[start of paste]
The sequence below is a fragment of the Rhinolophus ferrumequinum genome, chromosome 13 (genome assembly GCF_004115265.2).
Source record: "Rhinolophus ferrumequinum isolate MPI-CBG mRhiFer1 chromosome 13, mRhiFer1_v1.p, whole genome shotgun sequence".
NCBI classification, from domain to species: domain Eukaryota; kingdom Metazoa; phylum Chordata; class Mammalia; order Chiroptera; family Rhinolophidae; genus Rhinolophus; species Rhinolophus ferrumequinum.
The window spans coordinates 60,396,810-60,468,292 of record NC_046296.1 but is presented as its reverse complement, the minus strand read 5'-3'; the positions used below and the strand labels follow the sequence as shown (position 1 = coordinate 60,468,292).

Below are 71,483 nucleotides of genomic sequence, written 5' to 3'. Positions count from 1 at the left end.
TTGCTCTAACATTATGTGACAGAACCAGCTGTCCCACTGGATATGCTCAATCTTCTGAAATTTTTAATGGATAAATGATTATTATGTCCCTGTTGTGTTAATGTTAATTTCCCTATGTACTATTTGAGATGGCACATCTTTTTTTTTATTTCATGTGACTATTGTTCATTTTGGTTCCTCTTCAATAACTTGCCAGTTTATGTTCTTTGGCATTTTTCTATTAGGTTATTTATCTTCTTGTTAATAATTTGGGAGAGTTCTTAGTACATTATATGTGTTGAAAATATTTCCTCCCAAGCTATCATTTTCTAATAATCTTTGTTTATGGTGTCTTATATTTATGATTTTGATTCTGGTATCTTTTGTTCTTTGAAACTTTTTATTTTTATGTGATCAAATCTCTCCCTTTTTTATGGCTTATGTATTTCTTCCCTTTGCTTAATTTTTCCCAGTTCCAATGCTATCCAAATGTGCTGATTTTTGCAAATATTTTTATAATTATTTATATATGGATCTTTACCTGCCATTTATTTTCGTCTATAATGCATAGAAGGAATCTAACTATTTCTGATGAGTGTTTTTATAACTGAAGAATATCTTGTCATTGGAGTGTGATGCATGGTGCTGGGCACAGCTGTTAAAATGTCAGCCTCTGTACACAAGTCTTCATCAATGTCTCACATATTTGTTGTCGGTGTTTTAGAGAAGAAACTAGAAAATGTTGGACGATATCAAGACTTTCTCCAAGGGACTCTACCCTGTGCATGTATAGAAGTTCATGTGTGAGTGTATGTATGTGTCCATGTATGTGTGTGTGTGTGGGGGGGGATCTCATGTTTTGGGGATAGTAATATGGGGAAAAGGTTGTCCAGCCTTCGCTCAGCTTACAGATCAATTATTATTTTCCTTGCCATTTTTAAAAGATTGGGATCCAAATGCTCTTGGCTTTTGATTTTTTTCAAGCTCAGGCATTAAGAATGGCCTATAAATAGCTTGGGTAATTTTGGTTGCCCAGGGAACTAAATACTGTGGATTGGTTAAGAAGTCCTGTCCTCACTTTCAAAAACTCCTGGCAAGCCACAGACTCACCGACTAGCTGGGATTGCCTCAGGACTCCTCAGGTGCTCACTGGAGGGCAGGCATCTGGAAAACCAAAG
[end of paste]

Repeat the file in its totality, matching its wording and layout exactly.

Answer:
The sequence below is a fragment of the Rhinolophus ferrumequinum genome, chromosome 13 (genome assembly GCF_004115265.2).
Source record: "Rhinolophus ferrumequinum isolate MPI-CBG mRhiFer1 chromosome 13, mRhiFer1_v1.p, whole genome shotgun sequence".
NCBI classification, from domain to species: domain Eukaryota; kingdom Metazoa; phylum Chordata; class Mammalia; order Chiroptera; family Rhinolophidae; genus Rhinolophus; species Rhinolophus ferrumequinum.
The window spans coordinates 60,396,810-60,468,292 of record NC_046296.1 but is presented as its reverse complement, the minus strand read 5'-3'; the positions used below and the strand labels follow the sequence as shown (position 1 = coordinate 60,468,292).

Below are 71,483 nucleotides of genomic sequence, written 5' to 3'. Positions count from 1 at the left end.
TTGCTCTAACATTATGTGACAGAACCAGCTGTCCCACTGGATATGCTCAATCTTCTGAAATTTTTAATGGATAAATGATTATTATGTCCCTGTTGTGTTAATGTTAATTTCCCTATGTACTATTTGAGATGGCACATCTTTTTTTTTATTTCATGTGACTATTGTTCATTTTGGTTCCTCTTCAATAACTTGCCAGTTTATGTTCTTTGGCATTTTTCTATTAGGTTATTTATCTTCTTGTTAATAATTTGGGAGAGTTCTTAGTACATTATATGTGTTGAAAATATTTCCTCCCAAGCTATCATTTTCTAATAATCTTTGTTTATGGTGTCTTATATTTATGATTTTGATTCTGGTATCTTTTGTTCTTTGAAACTTTTTATTTTTATGTGATCAAATCTCTCCCTTTTTTATGGCTTATGTATTTCTTCCCTTTGCTTAATTTTTCCCAGTTCCAATGCTATCCAAATGTGCTGATTTTTGCAAATATTTTTATAATTATTTATATATGGATCTTTACCTGCCATTTATTTTCGTCTATAATGCATAGAAGGAATCTAACTATTTCTGATGAGTGTTTTTATAACTGAAGAATATCTTGTCATTGGAGTGTGATGCATGGTGCTGGGCACAGCTGTTAAAATGTCAGCCTCTGTACACAAGTCTTCATCAATGTCTCACATATTTGTTGTCGGTGTTTTAGAGAAGAAACTAGAAAATGTTGGACGATATCAAGACTTTCTCCAAGGGACTCTACCCTGTGCATGTATAGAAGTTCATGTGTGAGTGTATGTATGTGTCCATGTATGTGTGTGTGTGTGGGGGGGGATCTCATGTTTTGGGGATAGTAATATGGGGAAAAGGTTGTCCAGCCTTCGCTCAGCTTACAGATCAATTATTATTTTCCTTGCCATTTTTAAAAGATTGGGATCCAAATGCTCTTGGCTTTTGATTTTTTTCAAGCTCAGGCATTAAGAATGGCCTATAAATAGCTTGGGTAATTTTGGTTGCCCAGGGAACTAAATACTGTGGATTGGTTAAGAAGTCCTGTCCTCACTTTCAAAAACTCCTGGCAAGCCACAGACTCACCGACTAGCTGGGATTGCCTCAGGACTCCTCAGGTGCTCACTGGAGGGCAGGCATCTGGAAAACCAAAG